as they reported better than expected earnings.

The following is a list of stocks that have increased dividends for at least 40 consecutive
years but less than 50. At lease one is a current Buffett holding. Only one is near 52 week
low while several hit a new 52 week high today. I have not done any homework on any stocks
on this list, but will be and I'll post if I find anything worth sharing.

dynamicdividend.com 

Company Symbol Since Last Raise
The Coca-Cola Company KO 1963 9% (February 2012)
Johnson & Johnson JNJ 1963 5.6% (April 2011)
Lancaster Colony Corp. LANC 1963 9.1% (November 2011)
Lowe's Companies LOW 1963 27.3% (May 2011)
Colgate-Palmolive Company CL 1964 7% (March 2012)
Illinois Tool Works ITW 1964 5.9% (August 2011)
Nordson Corporation NDSN 1964 19.0% (August 2011)
CLARCOR Inc. CLC 1965 14.3% (September 2011)
The Chubb Corporation CB 1966 5% (February 2012)
Tootsie Roll Industries** TR 1966 3%** (February 2011)
Hormel Foods Corporation HRL 1967 17.7% (November 2011)
ABM Industries ABM 1968 3.6% (December 2011)
California Water Service Group CWT 1968 2% (January 2012)
Federal Realty Inv. Trust FRT 1968 3.0% (August 2011)
SJW Corp. SJW 1968 3% (January 2012)
Stanley Black & Decker SWK 1968 20.6% (February 2011)
Stepan Company SCL 1968 7.7% (October 2011)
Target Corporation TGT 1968 20.0% (June 2011)
Commerce Bancshares** CBSH 1969 5%** (November 2011)
Black Hills Corporation BKH 1970 1% (January 2012)
Connecticut Water Service CTWS 1970 2.2% (August 2011)
H.B. Fuller Company FUL 1970 13% (April 2012)
National Fuel Gas Co. NFG 1971 2.9% (June 2011)
SYSCO Corporation SYY 1971 3.8% (November 2011)
Becton, Dickinson and Co. BDX 1972 9.8% (November 2011)
C.R. Bard, Inc. BCR 1972 5.6% (June 2011)
Leggett & Platt, Inc. LEG 1972 3.7% (August 2011)
Mine Safety Appliances MSA 1972 4.0% (May 2011)
Tennant Company TNC 1972 21.4% (November 2010)
Universal Corporation UVV 1972 2.1% (November 2011)
W.W. Grainger, Inc. GWW 1972 22.2% (April 2011)
http://finance.yahoo.com/quotes/KO,JNJ,LANC,LOW,CL,ITW,NDSN,CLC,CB,TR,HRL,ABM,CWT,FRT,SJW,SWK,SCL,TGT,CBSH,BKH,CTWS,FUL,NFG,BDX,SYY,BCR,LEG,MSA,TNC,UVV,GWW/view/dv;_ylt=Aj3XGTmsHcFLTJjZvYRGoqwLv7gF;_ylu=X3oDMTExYzFvNTI2BHBvcwM0BHNlYwN5ZmlUYWJsaXN0BHNsawNkZXRhaWxlZA--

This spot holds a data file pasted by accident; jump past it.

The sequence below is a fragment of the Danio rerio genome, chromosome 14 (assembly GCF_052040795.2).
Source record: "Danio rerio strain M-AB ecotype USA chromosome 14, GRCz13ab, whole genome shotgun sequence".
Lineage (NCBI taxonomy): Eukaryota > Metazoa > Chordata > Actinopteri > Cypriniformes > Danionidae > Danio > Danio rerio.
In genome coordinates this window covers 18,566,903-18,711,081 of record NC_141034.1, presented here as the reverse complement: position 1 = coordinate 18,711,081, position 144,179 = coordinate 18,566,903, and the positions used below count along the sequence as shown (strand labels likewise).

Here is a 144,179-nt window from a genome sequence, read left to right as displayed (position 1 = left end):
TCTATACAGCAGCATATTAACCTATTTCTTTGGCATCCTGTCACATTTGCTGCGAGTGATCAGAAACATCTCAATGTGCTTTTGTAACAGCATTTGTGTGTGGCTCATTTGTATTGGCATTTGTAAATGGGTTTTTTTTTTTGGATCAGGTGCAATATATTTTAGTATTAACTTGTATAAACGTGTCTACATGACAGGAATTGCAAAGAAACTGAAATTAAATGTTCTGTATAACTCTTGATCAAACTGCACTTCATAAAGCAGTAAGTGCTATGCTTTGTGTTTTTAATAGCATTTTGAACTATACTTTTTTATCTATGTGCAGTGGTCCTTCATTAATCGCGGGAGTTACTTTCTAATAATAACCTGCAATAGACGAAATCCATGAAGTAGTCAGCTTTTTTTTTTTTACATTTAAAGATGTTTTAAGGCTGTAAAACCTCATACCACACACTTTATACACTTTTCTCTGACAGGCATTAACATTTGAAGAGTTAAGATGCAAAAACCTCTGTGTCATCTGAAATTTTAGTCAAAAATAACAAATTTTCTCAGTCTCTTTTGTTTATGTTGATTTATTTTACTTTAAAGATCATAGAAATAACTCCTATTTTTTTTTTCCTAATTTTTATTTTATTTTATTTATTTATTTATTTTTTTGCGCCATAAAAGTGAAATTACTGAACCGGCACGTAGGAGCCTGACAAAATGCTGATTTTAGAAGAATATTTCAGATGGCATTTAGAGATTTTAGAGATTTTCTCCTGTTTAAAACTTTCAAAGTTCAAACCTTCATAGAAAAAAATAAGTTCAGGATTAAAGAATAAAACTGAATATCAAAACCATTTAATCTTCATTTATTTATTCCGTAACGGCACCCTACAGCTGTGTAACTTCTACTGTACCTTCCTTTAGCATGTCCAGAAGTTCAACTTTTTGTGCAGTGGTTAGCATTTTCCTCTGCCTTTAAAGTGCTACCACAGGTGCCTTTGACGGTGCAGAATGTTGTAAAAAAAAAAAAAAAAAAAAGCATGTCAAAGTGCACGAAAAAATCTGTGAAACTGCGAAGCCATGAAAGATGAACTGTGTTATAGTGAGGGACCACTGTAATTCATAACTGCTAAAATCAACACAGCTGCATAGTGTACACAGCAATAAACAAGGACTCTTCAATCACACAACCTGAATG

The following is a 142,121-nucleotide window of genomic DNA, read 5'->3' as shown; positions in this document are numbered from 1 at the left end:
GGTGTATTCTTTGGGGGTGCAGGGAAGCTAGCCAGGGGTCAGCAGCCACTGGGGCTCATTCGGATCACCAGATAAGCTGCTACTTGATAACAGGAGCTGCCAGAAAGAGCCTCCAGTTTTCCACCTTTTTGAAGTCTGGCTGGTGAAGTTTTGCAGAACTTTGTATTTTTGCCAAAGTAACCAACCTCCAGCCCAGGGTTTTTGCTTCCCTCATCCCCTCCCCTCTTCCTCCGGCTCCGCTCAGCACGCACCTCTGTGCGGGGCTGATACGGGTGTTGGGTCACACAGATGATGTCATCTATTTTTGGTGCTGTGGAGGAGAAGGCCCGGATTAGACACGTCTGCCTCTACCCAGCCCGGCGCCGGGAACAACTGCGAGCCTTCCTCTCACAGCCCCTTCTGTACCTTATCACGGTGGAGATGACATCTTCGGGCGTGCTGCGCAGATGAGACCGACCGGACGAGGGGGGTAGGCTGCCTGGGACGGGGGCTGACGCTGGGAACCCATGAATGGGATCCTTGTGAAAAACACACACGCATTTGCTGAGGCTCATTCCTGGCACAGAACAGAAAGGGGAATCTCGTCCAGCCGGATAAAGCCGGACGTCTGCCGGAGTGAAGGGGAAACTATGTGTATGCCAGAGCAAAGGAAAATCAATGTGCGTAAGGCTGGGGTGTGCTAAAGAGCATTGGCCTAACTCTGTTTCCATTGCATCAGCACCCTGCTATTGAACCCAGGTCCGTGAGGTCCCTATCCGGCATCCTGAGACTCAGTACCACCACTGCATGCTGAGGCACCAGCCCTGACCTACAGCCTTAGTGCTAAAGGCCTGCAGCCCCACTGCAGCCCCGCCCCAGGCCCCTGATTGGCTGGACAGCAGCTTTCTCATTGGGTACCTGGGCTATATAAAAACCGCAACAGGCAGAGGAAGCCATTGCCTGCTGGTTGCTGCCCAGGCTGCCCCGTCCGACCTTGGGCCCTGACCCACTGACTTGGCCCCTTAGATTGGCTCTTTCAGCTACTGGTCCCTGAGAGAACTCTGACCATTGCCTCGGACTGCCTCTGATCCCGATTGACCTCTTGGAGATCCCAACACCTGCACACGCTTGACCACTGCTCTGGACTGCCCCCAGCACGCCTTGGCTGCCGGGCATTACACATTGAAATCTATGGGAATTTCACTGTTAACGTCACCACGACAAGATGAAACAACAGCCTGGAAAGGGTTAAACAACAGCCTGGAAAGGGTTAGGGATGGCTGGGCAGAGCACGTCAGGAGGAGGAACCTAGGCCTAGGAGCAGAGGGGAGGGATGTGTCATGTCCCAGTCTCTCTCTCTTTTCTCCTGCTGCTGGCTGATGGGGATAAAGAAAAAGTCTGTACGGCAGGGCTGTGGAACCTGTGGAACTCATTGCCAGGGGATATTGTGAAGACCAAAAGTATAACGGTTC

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To: Sergio H who wrote (1752)4/26/2012 12:44:35 AM
From: Sergio H
   of 3795
 
Doing my dd I found MSA as best buy from that list and will start a position pending further study to add . I like two other stocks for watching but MSA only one for a buy.

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To: bruwin who wrote (1746)4/26/2012 4:50:40 PM
From: The Ox
1 Recommendation   of 3795
 
MOD is like a lot of companies here in the US. They were a bit too slow to react to the downturn that started in 2008 and they have paid the price. By 2010 their top line was down over 30%.

I have them on a watch list and I think that at some point (and we may be near that now) it will be a solid investment going forward. I'm in the camp that feels its a bit too early to buy into companies like MOD. I want to see better forward guidance. I wouldn't mind seeing other investors step into the stock first and a clean reversal in the stock chart.

I agree with your assessment, bruwin and I think you are right on target with your analysis. Having said this, its important to be open to the fact that those are trailing numbers and the future may hold better things for them. Their industries have been hard hit over the past few years, trucking/auto, AC/heating, construction, etc... They have done a very decent job of adjusting to the current environment and for them to be profitable at this stage, shows me their commitment to the future.

I will assume your main concern is similar to the market's, how well can they translate their future income to the bottom line. As you pointed out very nicely, they aren't doing it just yet.